In many of the timely reading lists of the current moment, there is an absence of books that speak to people who experience the brunt of racism, policing and health-care discrimination. As the relaxing of shelter-in-place begins, even as a second wave of COVID-19 is anticipated, here is a short list of books speaking to readers who experience racism, rather than those who are unlearning it.
by adrienne maree brown
In this book, brown looks at the patterns of adaptation that occur in nature, but she also re-envisions what organizing can look like in the twenty-first century. The influences of science fiction and Grace Lee Boggs are evident.
“Unapologetic: A Black, Queer and Feminist Mandate for Radical Movements”
by Charlene Carruthers
Founding national director of Black Youth Project 100 and South Side resident Carruthers offers a new take on Chicago activist methods focused on healing, creative strategies, alliances, among other guiding principles.
“How We Fight White Supremacy: A Field Guide to Black Resistance”
edited by Akiba Solomon and Kenrya Rankin
This collection of essays features contributors discussing the myriad ways that they challenge racism and anti-Blackness. Contributors include Ta-Nehisi Coates, Tarana Burke, Harry Belafonte, adrienne maree brown, Alicia Garza, Patrisse Khan-Cullors, Kiese Laymon, Jamilah Lemieux, Robin D.G. Kelley, Hanif Abdurraqib, Amanda Seales, Imani Perry, John Jennings and Tongo Eisen-Martin.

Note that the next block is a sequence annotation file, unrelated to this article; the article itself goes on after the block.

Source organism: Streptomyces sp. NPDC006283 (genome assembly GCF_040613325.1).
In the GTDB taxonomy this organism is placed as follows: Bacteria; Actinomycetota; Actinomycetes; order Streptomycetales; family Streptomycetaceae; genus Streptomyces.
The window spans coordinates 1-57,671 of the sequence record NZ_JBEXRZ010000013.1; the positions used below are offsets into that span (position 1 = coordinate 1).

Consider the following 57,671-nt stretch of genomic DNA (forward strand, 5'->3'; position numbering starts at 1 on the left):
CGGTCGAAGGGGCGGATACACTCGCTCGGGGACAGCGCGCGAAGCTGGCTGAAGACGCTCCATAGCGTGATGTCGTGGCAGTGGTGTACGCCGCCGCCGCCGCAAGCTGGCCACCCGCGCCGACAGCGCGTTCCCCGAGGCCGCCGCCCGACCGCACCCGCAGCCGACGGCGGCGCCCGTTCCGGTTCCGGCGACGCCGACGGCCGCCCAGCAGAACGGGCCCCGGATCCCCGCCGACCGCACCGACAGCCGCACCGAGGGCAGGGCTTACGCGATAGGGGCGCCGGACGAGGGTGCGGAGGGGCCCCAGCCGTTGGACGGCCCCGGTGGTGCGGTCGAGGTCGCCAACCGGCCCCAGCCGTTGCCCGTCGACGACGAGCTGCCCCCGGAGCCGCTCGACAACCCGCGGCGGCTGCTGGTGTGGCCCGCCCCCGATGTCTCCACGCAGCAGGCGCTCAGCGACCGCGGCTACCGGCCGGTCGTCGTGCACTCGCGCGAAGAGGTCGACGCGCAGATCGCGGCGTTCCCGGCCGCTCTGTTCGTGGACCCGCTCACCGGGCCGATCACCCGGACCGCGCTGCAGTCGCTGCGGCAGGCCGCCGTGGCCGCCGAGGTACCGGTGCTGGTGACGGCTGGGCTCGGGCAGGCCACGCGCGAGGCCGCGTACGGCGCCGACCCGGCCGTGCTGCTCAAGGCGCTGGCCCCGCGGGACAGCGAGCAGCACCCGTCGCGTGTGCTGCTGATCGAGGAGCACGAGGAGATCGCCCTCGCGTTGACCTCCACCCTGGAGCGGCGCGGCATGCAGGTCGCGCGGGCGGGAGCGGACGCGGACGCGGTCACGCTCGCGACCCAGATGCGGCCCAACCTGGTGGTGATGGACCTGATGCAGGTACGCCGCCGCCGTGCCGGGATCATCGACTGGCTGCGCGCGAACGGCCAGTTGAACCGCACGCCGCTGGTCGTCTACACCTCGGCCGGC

“Making All Black Lives Matter: Reimagining Freedom in the Twenty-First Century”
by Barbara Ransby
In this collection, UIC professor Barbara Ransby documents the Black Lives Matter movement and posits what its future might be. Some of which is unfolding in 2020.
“Beyond Survival: Strategies and Stories from the Transformative Justice Movement”
edited by Ejeris Dixon and Leah Lakshmi Piepzna-Samarasinha
In this book, the contributors look at various inclusive, community-based approaches to addressing violence without prisons or policing, but through accountability.
“The Unapologetic Guide to Black Mental Health”
by Rheeda Walker
As activists in Chicago protested on behalf of Laquan McDonald, one of their requests was for more mental health care in the city’s Black communities. There have been books by Frantz Fanon, Bobby Wright and Joy DeGruy that address the psychological concerns of Black people, and this accessible book may help with starting to address some of the mental health issues that Black people face.
Newcity Lit Editor Tara Betts is the author of “Break the Habit” and “Arc & Hue.” Her interviews and features have appeared in publications such as Hello Giggles, Mosaic Magazine, NYLON, The Source, Sixty Inches from Center, and Poetry magazine. She also hosts author chats at the Seminary Co-Op bookstores in Chicago’s Hyde Park neighborhood.